Tennis world No.1 Novak Djokovic has been freed from immigration detention, but only temporarily until a judgment on the fate of his visa and his chance to defend his Australian Open title.
The 34-year-old Serbian entered Australia late last Wednesday after declaring he had a medical reason not to get vaccinated against COVID-19.
Djokovic was taken to immigration detention after having his visa cancelled early Thursday morning.
But after several days at the Park Hotel he was allowed out by Judge Anthony Kelly on Monday for the duration of a Federal Circuit Court hearing reviewing the decision to cancel his visa.
The hearing has been plagued by technical issues, with livestreams collapsing under the pressure of tens of thousands of people trying to watch.
Judge Kelly ordered Djokovic be taken from detention to a confidential location specified by his lawyers for the duration of Monday’s hearing and and be returned there later.
He last week questioned the possibility of Djokovic being transferred somewhere where he could train for the Australian Open, should the challenge be successful.
Nick Wood SC said Djokovic declared before boarding his flight to Australia from Dubai that he had a medical contraindication and was able to provide evidence – a medical exemption by Tennis Australia.
Judge Kelly asked: “What more could this man have done?”
“Here, a professor and an eminently qualified physician have produced and provided to the applicant a medical exemption,” he said.
“Further to that, that medical exemption and the basis on which it was given, was separately given by a further independent expert specialist panel established by the Victorian state government.”
The judge said those documents were in the hands of the immigration department delegate who decided to cancel his visa, on behalf of Home Affairs Minister Karen Andrews.
Mr Wood said Djokovic was “utterly confused” because he had done everything asked of him.
His lawyers argue Djokovic contracted COVID-19 on December 16 and was symptom-free before his arrival.
They say he met criteria for a temporary exemption under Australian Technical Advisory Group on Immunisation guidelines and was denied procedural fairness during the decision to revoke his visa.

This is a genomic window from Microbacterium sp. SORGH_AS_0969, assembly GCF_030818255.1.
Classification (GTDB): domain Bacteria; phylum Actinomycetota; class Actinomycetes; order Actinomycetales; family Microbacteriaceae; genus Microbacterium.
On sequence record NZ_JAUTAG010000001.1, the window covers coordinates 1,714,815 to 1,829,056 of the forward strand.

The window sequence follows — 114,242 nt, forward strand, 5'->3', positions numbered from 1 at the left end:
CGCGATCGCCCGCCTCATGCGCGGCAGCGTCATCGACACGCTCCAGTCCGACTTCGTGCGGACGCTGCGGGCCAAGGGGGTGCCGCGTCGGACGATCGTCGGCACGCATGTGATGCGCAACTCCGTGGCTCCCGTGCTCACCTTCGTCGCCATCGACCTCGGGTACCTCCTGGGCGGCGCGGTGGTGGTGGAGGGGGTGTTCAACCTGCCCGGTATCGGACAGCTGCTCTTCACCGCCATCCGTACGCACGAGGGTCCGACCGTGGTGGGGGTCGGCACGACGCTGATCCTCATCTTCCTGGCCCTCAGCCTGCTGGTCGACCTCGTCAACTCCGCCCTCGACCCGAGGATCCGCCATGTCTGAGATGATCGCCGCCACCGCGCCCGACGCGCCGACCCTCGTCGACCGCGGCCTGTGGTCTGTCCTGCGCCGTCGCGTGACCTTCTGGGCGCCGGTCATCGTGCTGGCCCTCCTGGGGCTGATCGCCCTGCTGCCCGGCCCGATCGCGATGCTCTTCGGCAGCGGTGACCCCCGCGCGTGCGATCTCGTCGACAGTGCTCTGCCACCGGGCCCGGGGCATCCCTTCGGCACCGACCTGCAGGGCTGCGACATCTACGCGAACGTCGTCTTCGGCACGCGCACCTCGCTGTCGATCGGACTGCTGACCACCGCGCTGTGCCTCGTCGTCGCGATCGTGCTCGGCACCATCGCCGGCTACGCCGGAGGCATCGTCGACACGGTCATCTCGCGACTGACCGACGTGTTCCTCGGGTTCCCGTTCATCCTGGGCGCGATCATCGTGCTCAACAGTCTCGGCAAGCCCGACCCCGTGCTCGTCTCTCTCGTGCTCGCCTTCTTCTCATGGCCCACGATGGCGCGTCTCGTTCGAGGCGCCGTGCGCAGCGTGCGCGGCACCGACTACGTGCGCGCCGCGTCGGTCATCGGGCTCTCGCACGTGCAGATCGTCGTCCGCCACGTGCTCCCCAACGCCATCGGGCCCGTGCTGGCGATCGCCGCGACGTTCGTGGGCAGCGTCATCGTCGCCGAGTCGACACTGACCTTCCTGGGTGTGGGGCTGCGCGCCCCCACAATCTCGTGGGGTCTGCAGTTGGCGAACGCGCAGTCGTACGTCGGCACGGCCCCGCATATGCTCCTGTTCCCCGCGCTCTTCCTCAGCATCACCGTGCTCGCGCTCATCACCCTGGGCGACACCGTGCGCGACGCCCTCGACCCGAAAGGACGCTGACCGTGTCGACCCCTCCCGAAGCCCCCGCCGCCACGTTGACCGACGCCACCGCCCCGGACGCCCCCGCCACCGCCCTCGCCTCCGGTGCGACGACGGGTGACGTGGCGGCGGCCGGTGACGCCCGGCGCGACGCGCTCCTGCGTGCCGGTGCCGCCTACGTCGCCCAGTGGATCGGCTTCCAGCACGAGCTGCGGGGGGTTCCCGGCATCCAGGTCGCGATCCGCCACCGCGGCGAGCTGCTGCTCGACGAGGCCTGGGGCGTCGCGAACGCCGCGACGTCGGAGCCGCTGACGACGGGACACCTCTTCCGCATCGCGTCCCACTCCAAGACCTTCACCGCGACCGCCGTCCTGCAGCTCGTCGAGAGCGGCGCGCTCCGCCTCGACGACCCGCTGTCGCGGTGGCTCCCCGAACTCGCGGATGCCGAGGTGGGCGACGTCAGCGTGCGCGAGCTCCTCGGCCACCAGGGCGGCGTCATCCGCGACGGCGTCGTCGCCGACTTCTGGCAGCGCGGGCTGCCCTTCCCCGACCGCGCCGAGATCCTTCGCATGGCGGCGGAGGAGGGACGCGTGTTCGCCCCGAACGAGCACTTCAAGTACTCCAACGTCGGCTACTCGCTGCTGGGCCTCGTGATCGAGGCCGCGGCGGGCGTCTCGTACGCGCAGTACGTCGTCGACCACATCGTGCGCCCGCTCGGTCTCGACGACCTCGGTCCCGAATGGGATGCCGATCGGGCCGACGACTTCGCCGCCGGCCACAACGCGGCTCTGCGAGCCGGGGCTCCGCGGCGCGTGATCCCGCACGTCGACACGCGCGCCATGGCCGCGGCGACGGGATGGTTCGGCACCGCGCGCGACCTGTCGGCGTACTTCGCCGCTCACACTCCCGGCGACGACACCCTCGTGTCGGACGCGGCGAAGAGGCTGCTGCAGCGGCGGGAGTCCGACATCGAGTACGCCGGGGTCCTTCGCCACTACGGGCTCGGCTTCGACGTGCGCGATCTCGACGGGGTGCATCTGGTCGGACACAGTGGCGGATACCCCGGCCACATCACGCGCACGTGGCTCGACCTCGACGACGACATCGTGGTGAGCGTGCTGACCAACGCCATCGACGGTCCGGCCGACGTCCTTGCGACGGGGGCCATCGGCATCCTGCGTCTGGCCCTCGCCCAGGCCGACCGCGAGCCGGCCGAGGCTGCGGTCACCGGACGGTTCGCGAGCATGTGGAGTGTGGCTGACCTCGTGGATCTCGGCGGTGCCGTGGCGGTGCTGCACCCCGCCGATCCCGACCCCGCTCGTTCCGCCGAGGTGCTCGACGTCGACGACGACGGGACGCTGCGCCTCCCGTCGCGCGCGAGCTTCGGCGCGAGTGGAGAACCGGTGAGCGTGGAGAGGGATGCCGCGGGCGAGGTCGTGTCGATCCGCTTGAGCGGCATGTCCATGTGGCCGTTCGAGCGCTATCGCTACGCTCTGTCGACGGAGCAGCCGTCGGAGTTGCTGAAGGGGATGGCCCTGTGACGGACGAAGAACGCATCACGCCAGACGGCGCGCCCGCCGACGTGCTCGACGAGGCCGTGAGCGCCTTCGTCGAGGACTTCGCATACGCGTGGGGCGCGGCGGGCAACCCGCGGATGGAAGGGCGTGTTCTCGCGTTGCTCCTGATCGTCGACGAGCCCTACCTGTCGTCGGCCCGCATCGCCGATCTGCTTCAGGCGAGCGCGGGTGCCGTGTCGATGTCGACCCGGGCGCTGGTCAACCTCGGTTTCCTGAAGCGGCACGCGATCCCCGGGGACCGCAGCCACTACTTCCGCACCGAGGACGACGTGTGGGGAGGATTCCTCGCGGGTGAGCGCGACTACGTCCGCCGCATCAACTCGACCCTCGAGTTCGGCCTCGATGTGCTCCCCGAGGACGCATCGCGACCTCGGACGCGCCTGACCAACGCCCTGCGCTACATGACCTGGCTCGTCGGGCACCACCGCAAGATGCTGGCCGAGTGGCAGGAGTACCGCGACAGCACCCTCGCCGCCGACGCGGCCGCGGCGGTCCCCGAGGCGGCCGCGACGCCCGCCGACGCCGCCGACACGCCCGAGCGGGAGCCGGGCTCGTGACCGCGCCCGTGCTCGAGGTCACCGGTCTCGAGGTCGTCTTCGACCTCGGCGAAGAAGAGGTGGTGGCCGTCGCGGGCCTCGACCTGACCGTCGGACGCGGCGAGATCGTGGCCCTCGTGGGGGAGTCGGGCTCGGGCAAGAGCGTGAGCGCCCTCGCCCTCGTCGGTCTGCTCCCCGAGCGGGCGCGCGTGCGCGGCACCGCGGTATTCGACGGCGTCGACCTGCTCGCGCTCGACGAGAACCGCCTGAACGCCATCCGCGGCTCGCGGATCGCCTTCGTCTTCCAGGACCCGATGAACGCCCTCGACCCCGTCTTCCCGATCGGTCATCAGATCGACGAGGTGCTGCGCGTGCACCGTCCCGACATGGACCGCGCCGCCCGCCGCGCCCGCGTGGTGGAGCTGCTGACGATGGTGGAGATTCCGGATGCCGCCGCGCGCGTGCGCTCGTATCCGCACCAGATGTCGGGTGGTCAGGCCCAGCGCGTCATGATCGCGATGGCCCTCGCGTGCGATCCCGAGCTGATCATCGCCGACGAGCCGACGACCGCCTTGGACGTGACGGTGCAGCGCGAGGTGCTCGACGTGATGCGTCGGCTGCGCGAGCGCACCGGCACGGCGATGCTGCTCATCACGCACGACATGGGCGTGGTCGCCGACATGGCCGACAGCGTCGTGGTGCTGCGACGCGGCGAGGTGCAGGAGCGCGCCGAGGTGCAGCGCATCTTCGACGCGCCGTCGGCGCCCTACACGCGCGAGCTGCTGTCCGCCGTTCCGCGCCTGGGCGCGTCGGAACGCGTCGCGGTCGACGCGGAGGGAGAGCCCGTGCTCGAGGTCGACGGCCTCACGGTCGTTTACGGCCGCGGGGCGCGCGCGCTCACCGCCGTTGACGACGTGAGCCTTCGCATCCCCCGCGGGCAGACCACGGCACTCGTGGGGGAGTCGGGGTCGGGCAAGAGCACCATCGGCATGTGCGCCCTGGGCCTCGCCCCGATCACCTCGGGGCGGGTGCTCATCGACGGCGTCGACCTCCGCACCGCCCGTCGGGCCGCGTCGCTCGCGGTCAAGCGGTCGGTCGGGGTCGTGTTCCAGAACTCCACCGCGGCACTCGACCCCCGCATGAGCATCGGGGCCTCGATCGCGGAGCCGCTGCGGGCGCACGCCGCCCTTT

Djokovic was questioned by authorities through the night, between his arrival just before midnight Wednesday and the visa cancellation at 7.42am last Thursday.
A partial transcript records Djokovic telling authorities he wasn’t vaccinated against COVID. He has previously declined to confirm his vaccination status.
Government submissions say Djokovic is wrong to challenge the claim that previous infection is grounds for an exemption.
They say the ATAGI advice is clear that past infection is not a contraindication for infection and instead a person can defer vaccination for six months after acute illness.
“There is no suggestion that the applicant had ‘acute major medical illness’ in December 2021,” the documents say.
“All he has said is that he tested positive for COVID-19. That is not the same.”
The ATAGI advice also says a person who tests positive can receive a first or second dose of a COVID-19 vaccination once they are asymptomatic.
Chris Tran, representing the Commonwealth, told the court there was precedent for siding with his arguments in the case – poking fun at himself in the process.
“I think it will be useful for Your Honour to consider two cases – both of them losses of mine, so I’ll be revisiting happy memories,” he said.
Mr Tran will begin his detailed submission later on Monday.
Australian government lawyers have asked the judge to reject Djokovic’s legal challenge and order he pay costs.
But should he win and the court order his immediate release, they want the judge to make it clear there’s nothing stopping them detaining him again.
The hearing is continuing.